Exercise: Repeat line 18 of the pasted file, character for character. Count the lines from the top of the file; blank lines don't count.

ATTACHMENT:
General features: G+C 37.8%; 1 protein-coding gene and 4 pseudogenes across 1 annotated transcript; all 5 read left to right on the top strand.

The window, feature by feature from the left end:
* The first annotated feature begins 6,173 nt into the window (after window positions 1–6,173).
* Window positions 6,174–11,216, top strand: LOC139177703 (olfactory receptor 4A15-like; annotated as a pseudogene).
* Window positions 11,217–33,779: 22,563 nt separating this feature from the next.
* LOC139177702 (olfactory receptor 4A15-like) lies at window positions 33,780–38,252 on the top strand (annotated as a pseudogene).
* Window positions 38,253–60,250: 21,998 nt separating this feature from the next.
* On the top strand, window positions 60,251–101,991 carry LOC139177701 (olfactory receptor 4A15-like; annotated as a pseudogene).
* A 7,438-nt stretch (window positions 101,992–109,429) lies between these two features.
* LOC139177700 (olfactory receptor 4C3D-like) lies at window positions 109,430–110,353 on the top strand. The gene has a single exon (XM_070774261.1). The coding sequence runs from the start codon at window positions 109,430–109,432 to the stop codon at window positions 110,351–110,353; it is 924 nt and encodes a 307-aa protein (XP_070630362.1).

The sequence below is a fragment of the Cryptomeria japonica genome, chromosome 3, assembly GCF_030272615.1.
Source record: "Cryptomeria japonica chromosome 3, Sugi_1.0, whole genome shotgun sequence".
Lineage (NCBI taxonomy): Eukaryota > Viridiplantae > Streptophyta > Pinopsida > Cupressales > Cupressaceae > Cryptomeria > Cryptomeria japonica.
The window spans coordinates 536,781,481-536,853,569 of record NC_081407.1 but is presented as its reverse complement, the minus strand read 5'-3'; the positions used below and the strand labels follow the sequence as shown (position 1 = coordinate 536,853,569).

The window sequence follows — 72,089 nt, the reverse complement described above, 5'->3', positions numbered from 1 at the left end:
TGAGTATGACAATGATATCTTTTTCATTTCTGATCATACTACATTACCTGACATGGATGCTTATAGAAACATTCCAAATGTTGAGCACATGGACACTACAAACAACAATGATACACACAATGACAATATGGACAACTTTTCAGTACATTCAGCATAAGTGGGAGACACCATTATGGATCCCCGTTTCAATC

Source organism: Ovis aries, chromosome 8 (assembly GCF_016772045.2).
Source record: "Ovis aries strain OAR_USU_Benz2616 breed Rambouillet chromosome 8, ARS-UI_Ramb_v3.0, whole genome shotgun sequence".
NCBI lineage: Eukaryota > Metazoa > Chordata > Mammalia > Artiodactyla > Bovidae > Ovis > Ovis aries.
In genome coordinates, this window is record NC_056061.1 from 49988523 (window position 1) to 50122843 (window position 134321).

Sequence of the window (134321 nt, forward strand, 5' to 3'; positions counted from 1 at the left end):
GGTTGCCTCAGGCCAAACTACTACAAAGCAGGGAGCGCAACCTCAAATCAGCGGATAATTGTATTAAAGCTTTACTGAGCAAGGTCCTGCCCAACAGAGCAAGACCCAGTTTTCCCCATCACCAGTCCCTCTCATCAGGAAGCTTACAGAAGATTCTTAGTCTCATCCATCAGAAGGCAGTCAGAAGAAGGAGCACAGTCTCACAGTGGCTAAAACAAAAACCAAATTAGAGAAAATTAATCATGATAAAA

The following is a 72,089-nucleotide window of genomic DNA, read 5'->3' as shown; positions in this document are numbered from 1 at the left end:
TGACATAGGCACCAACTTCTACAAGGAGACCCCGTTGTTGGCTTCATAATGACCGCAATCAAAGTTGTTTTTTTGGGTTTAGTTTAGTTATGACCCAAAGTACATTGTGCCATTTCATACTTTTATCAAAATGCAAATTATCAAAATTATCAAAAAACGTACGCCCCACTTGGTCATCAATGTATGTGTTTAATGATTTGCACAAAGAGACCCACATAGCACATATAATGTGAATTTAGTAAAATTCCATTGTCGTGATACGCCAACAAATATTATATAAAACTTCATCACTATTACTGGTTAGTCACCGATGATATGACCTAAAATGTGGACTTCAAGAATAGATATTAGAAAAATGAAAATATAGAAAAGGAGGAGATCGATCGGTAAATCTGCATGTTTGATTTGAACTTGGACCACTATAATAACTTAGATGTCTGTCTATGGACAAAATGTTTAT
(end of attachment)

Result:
Source record: "Ovis aries strain OAR_USU_Benz2616 breed Rambouillet chromosome 8, ARS-UI_Ramb_v3.0, whole genome shotgun sequence".